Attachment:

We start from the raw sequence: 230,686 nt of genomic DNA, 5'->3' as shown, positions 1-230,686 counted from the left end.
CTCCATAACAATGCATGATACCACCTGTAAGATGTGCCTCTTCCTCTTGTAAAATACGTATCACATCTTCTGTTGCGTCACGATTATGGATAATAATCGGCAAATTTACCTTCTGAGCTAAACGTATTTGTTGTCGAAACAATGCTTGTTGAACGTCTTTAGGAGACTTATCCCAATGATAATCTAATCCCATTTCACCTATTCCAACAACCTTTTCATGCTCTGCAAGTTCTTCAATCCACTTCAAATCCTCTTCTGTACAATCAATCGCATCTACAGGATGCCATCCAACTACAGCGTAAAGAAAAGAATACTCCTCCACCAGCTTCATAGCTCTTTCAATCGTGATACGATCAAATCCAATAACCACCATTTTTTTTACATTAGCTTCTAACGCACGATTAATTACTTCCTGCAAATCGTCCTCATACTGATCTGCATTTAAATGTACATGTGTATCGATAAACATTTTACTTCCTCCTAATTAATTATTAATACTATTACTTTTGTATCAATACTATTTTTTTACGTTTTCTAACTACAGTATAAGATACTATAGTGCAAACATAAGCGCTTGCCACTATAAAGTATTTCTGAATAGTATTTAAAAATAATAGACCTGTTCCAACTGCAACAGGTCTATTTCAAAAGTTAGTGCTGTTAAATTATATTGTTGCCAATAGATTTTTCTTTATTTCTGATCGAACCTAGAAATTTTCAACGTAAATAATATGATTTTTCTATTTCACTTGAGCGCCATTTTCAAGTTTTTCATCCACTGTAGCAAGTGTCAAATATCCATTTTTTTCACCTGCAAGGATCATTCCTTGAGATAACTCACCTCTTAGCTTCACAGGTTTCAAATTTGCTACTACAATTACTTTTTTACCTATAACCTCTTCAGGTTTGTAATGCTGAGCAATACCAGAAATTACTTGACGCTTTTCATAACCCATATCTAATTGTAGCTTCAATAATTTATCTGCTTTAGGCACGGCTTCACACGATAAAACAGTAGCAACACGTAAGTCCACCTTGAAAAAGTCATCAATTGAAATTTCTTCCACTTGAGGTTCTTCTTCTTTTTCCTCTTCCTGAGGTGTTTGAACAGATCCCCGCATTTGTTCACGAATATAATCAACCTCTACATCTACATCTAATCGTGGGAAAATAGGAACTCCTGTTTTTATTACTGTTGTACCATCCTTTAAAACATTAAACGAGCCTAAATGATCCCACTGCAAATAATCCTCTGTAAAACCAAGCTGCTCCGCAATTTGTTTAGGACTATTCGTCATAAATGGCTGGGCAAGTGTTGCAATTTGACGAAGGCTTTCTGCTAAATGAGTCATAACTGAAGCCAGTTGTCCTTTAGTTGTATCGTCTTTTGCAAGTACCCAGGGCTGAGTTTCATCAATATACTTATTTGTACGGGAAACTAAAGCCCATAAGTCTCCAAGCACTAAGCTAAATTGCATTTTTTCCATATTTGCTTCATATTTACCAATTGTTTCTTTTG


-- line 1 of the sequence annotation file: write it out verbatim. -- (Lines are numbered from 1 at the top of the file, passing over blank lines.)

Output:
We start from the raw sequence: 230,686 nt of genomic DNA, 5'->3' as shown, positions 1-230,686 counted from the left end.